Tips For Natural Learning
© Beverley Paine
If you want to take advantage of your children's natural learning you need to become astute observers of their behaviour, interests, likes and dislikes, and to begin to understand the ways in which they learn best. Allow your children to choose what, when and how to learn things on their own. Allow them to participate in decisions made about what they want to do, and how, and when; and give them opportunity to have greater responsibility within the framework of your family for their own lives. Don't leave your children to be responsible for themselves, encouraged them to explore responsibility, and to gradually accept self-responsibility according to their overall development.
Don't fall prey to exposing your children to a plethora of experiences, activities - anything and everything! Recognise the richness of everyday existence and take time exploring that. Build on the interests and strengths already present in children. Be selective, temperamental and responsive to individual and family needs, and as your children grow, to the needs in your immediate social community. Stay interested in what is on offer (as resources and activities), and choose wisely, matching what is out there to what is needed, not making up a need to match what is available! Learn to let go of what you don't need - unhelpful attitudes, experiences and materials, and focus on what you really want out of each experience. Stay 'rooted' in the real world of everyday existence, not offering unrelated fragments of 'learning experience' for the sake of learning.
Recognise and celebrate how much learning happens incidentally, unprovoked, unstructured, spontaneously. Allow for quiet, calm times of solitude or togetherness, recognising the learning value of them, as well as encouraging lots of activity. Don't focus on your child's life as the centre in the family. Remember that everyone one in your family is a learner, with unique needs and experiences. No one member is more important to the family's social structure than any other - all have their own special unique contributions and places. Natural learning for children is a social phenomenon, moving from the primary caregiver, to family, to local community, to wider society and beyond, always allowing an interactive and interdependent process to occur.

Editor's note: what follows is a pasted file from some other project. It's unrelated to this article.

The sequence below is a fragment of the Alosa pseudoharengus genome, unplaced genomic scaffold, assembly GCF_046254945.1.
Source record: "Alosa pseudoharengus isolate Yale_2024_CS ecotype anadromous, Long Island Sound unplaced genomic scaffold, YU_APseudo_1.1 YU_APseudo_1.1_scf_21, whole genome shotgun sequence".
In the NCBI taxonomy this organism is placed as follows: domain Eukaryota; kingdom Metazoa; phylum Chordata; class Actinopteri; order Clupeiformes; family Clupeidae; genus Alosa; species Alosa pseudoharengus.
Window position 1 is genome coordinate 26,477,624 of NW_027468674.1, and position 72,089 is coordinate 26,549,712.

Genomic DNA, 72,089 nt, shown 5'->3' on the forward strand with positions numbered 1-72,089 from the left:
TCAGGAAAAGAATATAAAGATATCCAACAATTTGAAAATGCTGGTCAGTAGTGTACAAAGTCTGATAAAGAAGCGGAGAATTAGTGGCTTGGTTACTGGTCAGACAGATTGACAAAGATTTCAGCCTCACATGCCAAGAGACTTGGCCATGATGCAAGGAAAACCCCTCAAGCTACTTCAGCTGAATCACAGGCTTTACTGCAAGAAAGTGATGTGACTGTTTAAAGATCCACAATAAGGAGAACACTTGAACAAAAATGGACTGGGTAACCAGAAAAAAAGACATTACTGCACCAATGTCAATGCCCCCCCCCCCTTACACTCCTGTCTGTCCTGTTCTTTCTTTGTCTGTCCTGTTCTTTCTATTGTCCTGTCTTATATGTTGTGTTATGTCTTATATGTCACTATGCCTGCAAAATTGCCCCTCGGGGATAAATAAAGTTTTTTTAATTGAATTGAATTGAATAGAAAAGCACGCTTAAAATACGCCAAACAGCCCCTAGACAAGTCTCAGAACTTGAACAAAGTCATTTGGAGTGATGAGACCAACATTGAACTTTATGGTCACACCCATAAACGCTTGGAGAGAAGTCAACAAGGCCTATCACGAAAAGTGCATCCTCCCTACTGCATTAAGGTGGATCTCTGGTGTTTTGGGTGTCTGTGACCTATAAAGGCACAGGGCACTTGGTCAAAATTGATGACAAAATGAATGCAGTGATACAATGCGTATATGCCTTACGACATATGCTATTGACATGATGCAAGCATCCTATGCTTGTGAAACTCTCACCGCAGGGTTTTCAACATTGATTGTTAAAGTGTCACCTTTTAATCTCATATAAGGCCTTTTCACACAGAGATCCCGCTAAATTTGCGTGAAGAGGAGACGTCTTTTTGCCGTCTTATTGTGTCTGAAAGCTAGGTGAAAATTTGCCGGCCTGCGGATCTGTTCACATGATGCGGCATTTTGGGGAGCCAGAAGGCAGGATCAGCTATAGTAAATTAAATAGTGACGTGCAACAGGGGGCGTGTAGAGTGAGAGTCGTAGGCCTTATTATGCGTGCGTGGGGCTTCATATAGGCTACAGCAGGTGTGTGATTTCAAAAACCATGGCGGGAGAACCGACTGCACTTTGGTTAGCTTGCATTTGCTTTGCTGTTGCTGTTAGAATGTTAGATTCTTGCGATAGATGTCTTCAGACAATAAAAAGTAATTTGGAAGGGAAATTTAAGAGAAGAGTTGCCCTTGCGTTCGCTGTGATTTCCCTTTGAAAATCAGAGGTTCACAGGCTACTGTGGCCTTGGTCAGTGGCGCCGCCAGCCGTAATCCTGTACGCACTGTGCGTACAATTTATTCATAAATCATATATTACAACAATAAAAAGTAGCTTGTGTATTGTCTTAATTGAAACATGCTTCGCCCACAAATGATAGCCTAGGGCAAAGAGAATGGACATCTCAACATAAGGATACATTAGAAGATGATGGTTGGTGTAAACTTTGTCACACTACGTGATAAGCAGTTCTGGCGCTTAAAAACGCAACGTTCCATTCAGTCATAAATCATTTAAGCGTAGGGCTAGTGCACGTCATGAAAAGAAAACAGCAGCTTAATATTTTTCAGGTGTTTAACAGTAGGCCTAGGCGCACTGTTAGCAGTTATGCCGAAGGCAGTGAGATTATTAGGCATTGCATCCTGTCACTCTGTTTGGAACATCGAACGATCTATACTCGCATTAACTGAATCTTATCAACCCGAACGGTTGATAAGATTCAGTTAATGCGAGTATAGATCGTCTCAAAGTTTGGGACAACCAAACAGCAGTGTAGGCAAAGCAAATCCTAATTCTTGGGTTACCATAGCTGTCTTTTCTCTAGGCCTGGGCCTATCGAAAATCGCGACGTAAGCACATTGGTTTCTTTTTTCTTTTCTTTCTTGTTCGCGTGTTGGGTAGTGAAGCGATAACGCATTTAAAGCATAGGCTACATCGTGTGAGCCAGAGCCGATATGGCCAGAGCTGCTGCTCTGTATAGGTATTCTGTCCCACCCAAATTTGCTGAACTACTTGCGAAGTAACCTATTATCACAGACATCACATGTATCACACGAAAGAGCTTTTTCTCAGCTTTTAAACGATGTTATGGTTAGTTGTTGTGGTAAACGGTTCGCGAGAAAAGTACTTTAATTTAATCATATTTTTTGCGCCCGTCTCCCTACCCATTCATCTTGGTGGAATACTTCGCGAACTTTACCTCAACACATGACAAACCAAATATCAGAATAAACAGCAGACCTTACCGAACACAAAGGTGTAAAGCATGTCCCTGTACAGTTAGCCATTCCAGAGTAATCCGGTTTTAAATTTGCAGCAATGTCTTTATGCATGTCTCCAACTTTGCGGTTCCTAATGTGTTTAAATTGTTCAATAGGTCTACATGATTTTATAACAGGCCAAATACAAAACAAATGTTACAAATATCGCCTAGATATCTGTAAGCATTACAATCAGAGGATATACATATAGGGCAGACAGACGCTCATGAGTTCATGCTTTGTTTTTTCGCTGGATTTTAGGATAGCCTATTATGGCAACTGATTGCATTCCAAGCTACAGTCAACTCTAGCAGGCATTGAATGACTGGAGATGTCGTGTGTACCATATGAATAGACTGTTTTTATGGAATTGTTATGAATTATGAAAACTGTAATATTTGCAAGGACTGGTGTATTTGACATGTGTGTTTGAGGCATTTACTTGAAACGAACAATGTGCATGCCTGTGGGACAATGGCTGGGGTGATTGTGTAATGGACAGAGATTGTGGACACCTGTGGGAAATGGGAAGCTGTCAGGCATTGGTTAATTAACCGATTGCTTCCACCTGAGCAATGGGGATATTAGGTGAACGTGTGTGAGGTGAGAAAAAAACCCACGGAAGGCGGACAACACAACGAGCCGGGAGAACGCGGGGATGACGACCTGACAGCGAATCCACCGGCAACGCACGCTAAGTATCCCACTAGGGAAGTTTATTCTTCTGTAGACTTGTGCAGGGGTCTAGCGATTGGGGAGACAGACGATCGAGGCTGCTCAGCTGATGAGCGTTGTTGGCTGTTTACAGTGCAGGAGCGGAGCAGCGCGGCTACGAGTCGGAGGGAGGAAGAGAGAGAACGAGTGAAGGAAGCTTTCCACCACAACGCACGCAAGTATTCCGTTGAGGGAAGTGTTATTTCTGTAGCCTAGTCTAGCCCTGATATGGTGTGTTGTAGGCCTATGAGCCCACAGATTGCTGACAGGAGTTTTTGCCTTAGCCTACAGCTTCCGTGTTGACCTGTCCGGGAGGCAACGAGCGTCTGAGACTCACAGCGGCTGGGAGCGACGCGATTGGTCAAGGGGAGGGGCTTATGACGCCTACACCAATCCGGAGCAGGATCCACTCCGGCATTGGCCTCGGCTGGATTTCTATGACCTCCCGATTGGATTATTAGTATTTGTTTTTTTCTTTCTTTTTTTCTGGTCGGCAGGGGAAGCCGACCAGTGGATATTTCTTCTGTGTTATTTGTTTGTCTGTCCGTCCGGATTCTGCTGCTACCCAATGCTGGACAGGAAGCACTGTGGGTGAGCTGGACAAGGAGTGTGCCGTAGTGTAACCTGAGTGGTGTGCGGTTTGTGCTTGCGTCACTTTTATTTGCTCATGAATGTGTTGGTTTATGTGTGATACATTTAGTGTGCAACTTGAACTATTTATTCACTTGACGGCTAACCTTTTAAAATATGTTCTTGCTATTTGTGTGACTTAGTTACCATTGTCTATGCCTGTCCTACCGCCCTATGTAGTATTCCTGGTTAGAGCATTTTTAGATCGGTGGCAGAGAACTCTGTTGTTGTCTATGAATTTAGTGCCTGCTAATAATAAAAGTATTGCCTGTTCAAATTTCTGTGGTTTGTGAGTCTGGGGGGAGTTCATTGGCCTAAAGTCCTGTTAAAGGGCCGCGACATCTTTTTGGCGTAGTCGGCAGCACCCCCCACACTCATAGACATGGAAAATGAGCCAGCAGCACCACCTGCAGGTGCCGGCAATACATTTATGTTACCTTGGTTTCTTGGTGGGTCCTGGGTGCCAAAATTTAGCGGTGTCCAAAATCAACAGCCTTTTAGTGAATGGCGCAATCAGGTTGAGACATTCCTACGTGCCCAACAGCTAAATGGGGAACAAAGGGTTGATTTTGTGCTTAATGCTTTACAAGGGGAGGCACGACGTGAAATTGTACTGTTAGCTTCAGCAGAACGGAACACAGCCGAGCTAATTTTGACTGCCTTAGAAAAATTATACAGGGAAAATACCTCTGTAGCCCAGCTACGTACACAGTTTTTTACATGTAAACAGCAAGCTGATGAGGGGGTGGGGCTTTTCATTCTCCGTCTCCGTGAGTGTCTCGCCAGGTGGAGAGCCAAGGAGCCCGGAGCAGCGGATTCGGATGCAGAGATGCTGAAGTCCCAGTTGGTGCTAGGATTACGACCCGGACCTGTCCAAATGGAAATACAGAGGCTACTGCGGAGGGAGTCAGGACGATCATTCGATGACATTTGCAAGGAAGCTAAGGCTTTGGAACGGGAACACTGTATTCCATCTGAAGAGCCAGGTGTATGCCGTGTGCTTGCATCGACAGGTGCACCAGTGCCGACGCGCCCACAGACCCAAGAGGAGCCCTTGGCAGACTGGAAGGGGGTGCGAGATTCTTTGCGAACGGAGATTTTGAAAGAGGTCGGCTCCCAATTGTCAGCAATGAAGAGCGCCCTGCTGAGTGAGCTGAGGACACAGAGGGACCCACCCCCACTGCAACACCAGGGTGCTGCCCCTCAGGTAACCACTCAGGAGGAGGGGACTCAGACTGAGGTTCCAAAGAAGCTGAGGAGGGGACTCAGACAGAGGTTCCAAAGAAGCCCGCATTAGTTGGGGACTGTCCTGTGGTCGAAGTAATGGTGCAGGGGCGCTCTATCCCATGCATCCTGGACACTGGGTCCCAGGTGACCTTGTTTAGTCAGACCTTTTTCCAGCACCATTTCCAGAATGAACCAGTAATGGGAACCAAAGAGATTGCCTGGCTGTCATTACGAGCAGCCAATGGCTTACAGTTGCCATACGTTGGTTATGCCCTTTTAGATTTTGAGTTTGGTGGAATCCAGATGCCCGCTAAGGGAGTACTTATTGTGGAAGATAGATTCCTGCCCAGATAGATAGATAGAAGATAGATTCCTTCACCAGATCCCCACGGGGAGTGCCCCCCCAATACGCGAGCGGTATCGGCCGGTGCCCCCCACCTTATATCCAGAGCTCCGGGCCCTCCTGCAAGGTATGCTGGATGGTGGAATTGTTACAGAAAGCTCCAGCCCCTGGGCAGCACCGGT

Natural learning is building family, and then community, and places emphasises on the development of beneficial and co-operative relationships and associations. It is not something you can do with your child. Natural learning is what happens anyway, despite what you do. Natural learning is what we allow to happen - not what we make or create. Learning is a process, not a product or outcome.
Read Amy Bell's definition of natural learning and unschooling - one that is similar to Eleanor's but different from my own. http://home.rmci.net/abell/page6.htm
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Beverley Paine with her children, and their home educated children, relaxing at home.
Together with the support of my family, my aim is to help parents educate their children in stress-free, nurturing environments. In addition to building and maintaing this website, I continue to create and manage local and national home educating networks, help to organise conferences and camps, as well as write for, edit and produce newsletters, resource directories and magazines. I am an active supporter of national, state, regional and local home education groups.
Welcome to the
World of Home Education and
We began educating our children in 1985, when our eldest was five. In truth, we had helped them learn what they need to learn since they were born. I am a passionate advocate of allowing children to learn unhindered by unnecessary stress and competition, meeting developmental needs in ways that suit their individual learning styles and preferences. Ours was a homeschooling, unschooling and natural learning family! There are hundreds of articles on this site to help you build confidence as a home educating family. We hope that your home educating adventure is as satisfying as ours was! Beverley Paine
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